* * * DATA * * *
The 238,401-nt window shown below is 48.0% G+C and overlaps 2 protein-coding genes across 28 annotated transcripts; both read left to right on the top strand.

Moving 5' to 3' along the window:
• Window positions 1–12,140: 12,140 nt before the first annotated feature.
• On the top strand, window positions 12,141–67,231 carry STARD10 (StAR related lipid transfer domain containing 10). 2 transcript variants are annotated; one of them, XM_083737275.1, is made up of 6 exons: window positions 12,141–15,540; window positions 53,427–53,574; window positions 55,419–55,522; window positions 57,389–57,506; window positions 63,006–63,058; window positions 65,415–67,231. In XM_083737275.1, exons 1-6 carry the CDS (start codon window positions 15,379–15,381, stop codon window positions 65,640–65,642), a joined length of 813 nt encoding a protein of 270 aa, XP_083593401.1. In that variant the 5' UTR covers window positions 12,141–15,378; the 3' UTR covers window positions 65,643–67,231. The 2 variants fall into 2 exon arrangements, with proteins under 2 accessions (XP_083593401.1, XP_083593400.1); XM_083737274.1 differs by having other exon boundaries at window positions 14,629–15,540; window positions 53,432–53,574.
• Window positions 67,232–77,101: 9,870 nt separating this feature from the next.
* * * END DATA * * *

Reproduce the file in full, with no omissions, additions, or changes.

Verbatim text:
The 238,401-nt window shown below is 48.0% G+C and overlaps 2 protein-coding genes across 28 annotated transcripts; both read left to right on the top strand.

Moving 5' to 3' along the window:
• Window positions 1–12,140: 12,140 nt before the first annotated feature.
• On the top strand, window positions 12,141–67,231 carry STARD10 (StAR related lipid transfer domain containing 10). 2 transcript variants are annotated; one of them, XM_083737275.1, is made up of 6 exons: window positions 12,141–15,540; window positions 53,427–53,574; window positions 55,419–55,522; window positions 57,389–57,506; window positions 63,006–63,058; window positions 65,415–67,231. In XM_083737275.1, exons 1-6 carry the CDS (start codon window positions 15,379–15,381, stop codon window positions 65,640–65,642), a joined length of 813 nt encoding a protein of 270 aa, XP_083593401.1. In that variant the 5' UTR covers window positions 12,141–15,378; the 3' UTR covers window positions 65,643–67,231. The 2 variants fall into 2 exon arrangements, with proteins under 2 accessions (XP_083593401.1, XP_083593400.1); XM_083737274.1 differs by having other exon boundaries at window positions 14,629–15,540; window positions 53,432–53,574.
• Window positions 67,232–77,101: 9,870 nt separating this feature from the next.